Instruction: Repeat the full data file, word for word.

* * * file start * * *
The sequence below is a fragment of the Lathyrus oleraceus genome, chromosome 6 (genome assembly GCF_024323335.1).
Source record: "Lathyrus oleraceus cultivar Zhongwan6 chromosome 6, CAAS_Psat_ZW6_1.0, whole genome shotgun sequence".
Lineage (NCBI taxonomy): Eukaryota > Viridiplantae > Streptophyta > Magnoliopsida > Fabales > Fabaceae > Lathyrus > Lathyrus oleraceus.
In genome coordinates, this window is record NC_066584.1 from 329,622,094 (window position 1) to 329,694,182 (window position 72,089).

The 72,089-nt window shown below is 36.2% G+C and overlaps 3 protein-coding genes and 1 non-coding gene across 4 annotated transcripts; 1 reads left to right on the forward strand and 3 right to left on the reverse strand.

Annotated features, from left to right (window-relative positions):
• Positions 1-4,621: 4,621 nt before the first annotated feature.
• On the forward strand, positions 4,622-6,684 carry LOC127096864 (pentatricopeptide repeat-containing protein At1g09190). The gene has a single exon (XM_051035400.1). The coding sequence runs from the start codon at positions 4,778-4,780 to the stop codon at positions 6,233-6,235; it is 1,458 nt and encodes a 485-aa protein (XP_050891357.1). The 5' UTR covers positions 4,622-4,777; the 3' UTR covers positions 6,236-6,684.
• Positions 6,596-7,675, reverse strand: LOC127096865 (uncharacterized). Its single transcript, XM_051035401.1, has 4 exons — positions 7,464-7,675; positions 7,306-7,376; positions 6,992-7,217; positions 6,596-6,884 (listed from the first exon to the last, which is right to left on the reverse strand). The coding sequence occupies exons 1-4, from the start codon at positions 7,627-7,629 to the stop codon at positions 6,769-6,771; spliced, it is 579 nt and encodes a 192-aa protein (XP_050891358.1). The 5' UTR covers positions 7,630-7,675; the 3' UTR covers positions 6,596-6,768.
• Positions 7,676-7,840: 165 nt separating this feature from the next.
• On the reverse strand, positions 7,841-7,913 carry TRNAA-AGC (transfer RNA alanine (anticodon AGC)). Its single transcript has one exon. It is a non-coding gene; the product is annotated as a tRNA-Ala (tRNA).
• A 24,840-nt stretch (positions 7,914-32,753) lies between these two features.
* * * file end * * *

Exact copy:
The sequence below is a fragment of the Lathyrus oleraceus genome, chromosome 6 (genome assembly GCF_024323335.1).
Source record: "Lathyrus oleraceus cultivar Zhongwan6 chromosome 6, CAAS_Psat_ZW6_1.0, whole genome shotgun sequence".
Lineage (NCBI taxonomy): Eukaryota > Viridiplantae > Streptophyta > Magnoliopsida > Fabales > Fabaceae > Lathyrus > Lathyrus oleraceus.
In genome coordinates, this window is record NC_066584.1 from 329,622,094 (window position 1) to 329,694,182 (window position 72,089).

The 72,089-nt window shown below is 36.2% G+C and overlaps 3 protein-coding genes and 1 non-coding gene across 4 annotated transcripts; 1 reads left to right on the forward strand and 3 right to left on the reverse strand.

Annotated features, from left to right (window-relative positions):
• Positions 1-4,621: 4,621 nt before the first annotated feature.
• On the forward strand, positions 4,622-6,684 carry LOC127096864 (pentatricopeptide repeat-containing protein At1g09190). The gene has a single exon (XM_051035400.1). The coding sequence runs from the start codon at positions 4,778-4,780 to the stop codon at positions 6,233-6,235; it is 1,458 nt and encodes a 485-aa protein (XP_050891357.1). The 5' UTR covers positions 4,622-4,777; the 3' UTR covers positions 6,236-6,684.
• Positions 6,596-7,675, reverse strand: LOC127096865 (uncharacterized). Its single transcript, XM_051035401.1, has 4 exons — positions 7,464-7,675; positions 7,306-7,376; positions 6,992-7,217; positions 6,596-6,884 (listed from the first exon to the last, which is right to left on the reverse strand). The coding sequence occupies exons 1-4, from the start codon at positions 7,627-7,629 to the stop codon at positions 6,769-6,771; spliced, it is 579 nt and encodes a 192-aa protein (XP_050891358.1). The 5' UTR covers positions 7,630-7,675; the 3' UTR covers positions 6,596-6,768.
• Positions 7,676-7,840: 165 nt separating this feature from the next.
• On the reverse strand, positions 7,841-7,913 carry TRNAA-AGC (transfer RNA alanine (anticodon AGC)). Its single transcript has one exon. It is a non-coding gene; the product is annotated as a tRNA-Ala (tRNA).
• A 24,840-nt stretch (positions 7,914-32,753) lies between these two features.